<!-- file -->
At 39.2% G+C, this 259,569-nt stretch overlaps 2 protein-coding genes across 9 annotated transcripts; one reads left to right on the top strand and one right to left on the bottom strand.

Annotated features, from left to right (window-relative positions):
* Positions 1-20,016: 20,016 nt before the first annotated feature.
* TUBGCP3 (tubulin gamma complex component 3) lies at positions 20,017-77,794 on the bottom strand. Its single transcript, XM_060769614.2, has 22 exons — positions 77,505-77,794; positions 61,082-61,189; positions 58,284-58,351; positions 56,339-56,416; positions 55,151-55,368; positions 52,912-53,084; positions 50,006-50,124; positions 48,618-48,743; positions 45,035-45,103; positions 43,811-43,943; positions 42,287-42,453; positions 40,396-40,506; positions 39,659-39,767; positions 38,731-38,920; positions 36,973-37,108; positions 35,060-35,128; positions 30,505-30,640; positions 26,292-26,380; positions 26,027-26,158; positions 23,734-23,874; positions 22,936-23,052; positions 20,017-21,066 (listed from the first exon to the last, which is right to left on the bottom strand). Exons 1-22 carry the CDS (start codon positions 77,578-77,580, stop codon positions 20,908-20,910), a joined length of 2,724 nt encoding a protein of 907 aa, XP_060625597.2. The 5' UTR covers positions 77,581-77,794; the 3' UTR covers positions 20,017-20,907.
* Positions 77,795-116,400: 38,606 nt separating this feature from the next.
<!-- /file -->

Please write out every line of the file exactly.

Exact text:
At 39.2% G+C, this 259,569-nt stretch overlaps 2 protein-coding genes across 9 annotated transcripts; one reads left to right on the top strand and one right to left on the bottom strand.

Annotated features, from left to right (window-relative positions):
* Positions 1-20,016: 20,016 nt before the first annotated feature.
* TUBGCP3 (tubulin gamma complex component 3) lies at positions 20,017-77,794 on the bottom strand. Its single transcript, XM_060769614.2, has 22 exons — positions 77,505-77,794; positions 61,082-61,189; positions 58,284-58,351; positions 56,339-56,416; positions 55,151-55,368; positions 52,912-53,084; positions 50,006-50,124; positions 48,618-48,743; positions 45,035-45,103; positions 43,811-43,943; positions 42,287-42,453; positions 40,396-40,506; positions 39,659-39,767; positions 38,731-38,920; positions 36,973-37,108; positions 35,060-35,128; positions 30,505-30,640; positions 26,292-26,380; positions 26,027-26,158; positions 23,734-23,874; positions 22,936-23,052; positions 20,017-21,066 (listed from the first exon to the last, which is right to left on the bottom strand). Exons 1-22 carry the CDS (start codon positions 77,578-77,580, stop codon positions 20,908-20,910), a joined length of 2,724 nt encoding a protein of 907 aa, XP_060625597.2. The 5' UTR covers positions 77,581-77,794; the 3' UTR covers positions 20,017-20,907.
* Positions 77,795-116,400: 38,606 nt separating this feature from the next.